a joint educational initiative of Seton Health/St. Mary’s and Samaritan hospitals
Heart and blood vessel disease - cardiovascular disease, is a condition in which plaque builds up inside the coronary arteries which supply your heart muscle with oxygen-rich blood.
Plaque is made up of fat, cholesterol, calcium and other substances found in the blood. When plaque builds up in arteries, it reduces the blood flow to your heart muscle and makes it more likely that blood clots will form in your arteries. If a blood clot forms, it can stop the blood flow which can cause a heart attack or stroke.
Coronary artery disease (CAD) is the most common type of heart disease. It’s the leading cause of death in the United States for both men and women. And, approximately 795,000 Americans suffer a new or recurrent stroke each year.
Certain traits, conditions or habits, called risk factors, may raise your chance of developing CAD or stroke.
There are two types of risk factors.
Those you cannot modify —
• Family history
And, those you can modify or control through lifestyle changes or medication —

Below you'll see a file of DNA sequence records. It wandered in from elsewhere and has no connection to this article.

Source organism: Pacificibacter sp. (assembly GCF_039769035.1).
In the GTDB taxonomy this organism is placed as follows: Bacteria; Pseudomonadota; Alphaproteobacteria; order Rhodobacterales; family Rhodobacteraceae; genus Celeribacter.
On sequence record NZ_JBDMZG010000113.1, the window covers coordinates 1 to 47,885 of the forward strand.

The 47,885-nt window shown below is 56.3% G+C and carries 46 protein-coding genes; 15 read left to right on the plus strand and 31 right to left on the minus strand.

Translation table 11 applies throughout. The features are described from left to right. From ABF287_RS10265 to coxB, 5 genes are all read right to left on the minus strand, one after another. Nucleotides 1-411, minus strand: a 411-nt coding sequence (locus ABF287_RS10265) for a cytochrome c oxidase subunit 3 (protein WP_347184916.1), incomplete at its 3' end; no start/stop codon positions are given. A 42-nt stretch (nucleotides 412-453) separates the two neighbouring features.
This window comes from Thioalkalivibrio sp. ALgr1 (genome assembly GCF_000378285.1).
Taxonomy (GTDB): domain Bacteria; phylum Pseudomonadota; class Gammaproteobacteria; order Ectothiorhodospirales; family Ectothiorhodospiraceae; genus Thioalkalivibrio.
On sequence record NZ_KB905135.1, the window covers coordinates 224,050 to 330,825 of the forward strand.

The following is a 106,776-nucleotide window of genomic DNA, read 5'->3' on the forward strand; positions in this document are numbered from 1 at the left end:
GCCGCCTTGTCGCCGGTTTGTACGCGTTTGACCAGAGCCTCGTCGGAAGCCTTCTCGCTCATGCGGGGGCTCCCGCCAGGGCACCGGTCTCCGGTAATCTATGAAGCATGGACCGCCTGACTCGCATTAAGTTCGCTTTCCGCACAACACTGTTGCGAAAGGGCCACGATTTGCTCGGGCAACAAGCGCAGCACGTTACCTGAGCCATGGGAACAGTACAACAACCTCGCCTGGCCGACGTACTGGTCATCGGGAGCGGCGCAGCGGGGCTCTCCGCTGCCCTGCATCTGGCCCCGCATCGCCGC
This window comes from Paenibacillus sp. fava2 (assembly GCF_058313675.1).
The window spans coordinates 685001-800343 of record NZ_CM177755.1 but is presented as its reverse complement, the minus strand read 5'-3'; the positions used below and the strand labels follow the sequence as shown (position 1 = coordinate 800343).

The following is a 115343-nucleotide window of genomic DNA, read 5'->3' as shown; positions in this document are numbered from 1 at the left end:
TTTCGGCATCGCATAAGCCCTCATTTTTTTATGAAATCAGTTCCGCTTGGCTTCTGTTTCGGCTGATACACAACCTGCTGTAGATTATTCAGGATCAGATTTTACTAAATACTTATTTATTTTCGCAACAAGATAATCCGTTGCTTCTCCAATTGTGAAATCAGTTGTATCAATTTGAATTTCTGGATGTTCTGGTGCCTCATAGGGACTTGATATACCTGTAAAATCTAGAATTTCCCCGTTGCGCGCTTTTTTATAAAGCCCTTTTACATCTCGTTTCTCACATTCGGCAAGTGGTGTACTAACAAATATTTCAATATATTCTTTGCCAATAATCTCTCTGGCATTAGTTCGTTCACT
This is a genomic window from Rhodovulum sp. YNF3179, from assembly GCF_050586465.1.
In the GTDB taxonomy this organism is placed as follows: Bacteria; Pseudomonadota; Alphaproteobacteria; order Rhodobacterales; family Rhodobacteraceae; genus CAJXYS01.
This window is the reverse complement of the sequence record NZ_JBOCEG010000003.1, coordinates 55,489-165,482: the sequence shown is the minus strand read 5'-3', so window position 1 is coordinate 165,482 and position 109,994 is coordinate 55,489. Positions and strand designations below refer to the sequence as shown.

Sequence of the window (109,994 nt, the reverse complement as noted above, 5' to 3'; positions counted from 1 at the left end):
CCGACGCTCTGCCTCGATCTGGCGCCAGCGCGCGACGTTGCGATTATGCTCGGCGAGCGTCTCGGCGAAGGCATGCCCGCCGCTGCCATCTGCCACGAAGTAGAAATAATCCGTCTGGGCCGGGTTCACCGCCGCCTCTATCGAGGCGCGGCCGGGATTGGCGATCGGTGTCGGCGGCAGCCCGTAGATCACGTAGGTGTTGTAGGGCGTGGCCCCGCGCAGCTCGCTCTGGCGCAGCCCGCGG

• High blood pressure
• High blood cholesterol
• Physical inactivity
• Being overweight or obese
The good news is that lifestyle changes, medicines, and/or medical procedures can effectively prevent or treat CAD in most people. Here are just a few simple things that you can do to help reduce your risk:
• Get active
• Eat healthier
• Control your cholesterol
• Manage your blood pressure
• Stay at your healthy weight
• Avoid excess stress
• Don’t smoke
Seton Health/St. Mary’s and Samaritan hospitals are offering free and informative programs to provide you with suggestions and strategies to live a more healthy life.
Step up and Just Walk with a Doc. Join cardiologists on a monthly walk to improve your your health, learn about important health topics, and meet new friends interested in improving their health with you. You'll get to spend time with physicians, get to know them, and ask medical questions in an informal, relaxed and fun way!
If you were with someone who had a heart attack or drown would you know what to do? Knowing CPR could help you save a life!
When cardiac arrest occurs, the heart stops pumping blood. CPR can support a small amount of blood flow to the heart and brain until normal heart function is restored.
Cardiopulmonary resuscitation (CPR) combines rescue breathing and chest compressions. Rescue breathing provides oxygen to the person's lungs. Chest compressions keep oxygen-rich blood circulating until an effective heartbeat and breathing can be restored.
Don't wait. Find a CPR class near you.